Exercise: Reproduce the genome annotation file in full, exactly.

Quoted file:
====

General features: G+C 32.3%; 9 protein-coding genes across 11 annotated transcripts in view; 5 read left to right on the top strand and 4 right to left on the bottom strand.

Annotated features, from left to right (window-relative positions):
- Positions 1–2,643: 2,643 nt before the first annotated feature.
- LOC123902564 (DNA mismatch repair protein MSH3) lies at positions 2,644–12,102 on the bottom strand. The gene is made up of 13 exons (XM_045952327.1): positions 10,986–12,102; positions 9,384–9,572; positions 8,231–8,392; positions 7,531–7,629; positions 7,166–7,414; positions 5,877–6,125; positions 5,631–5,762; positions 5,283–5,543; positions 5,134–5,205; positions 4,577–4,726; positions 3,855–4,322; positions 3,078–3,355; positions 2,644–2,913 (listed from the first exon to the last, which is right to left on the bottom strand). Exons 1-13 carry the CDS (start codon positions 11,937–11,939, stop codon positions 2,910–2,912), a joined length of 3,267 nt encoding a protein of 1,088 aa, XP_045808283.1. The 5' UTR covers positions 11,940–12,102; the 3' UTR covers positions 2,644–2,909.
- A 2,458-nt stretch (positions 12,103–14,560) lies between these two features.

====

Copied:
General features: G+C 32.3%; 9 protein-coding genes across 11 annotated transcripts in view; 5 read left to right on the top strand and 4 right to left on the bottom strand.

Annotated features, from left to right (window-relative positions):
- Positions 1–2,643: 2,643 nt before the first annotated feature.
- LOC123902564 (DNA mismatch repair protein MSH3) lies at positions 2,644–12,102 on the bottom strand. The gene is made up of 13 exons (XM_045952327.1): positions 10,986–12,102; positions 9,384–9,572; positions 8,231–8,392; positions 7,531–7,629; positions 7,166–7,414; positions 5,877–6,125; positions 5,631–5,762; positions 5,283–5,543; positions 5,134–5,205; positions 4,577–4,726; positions 3,855–4,322; positions 3,078–3,355; positions 2,644–2,913 (listed from the first exon to the last, which is right to left on the bottom strand). Exons 1-13 carry the CDS (start codon positions 11,937–11,939, stop codon positions 2,910–2,912), a joined length of 3,267 nt encoding a protein of 1,088 aa, XP_045808283.1. The 5' UTR covers positions 11,940–12,102; the 3' UTR covers positions 2,644–2,909.
- A 2,458-nt stretch (positions 12,103–14,560) lies between these two features.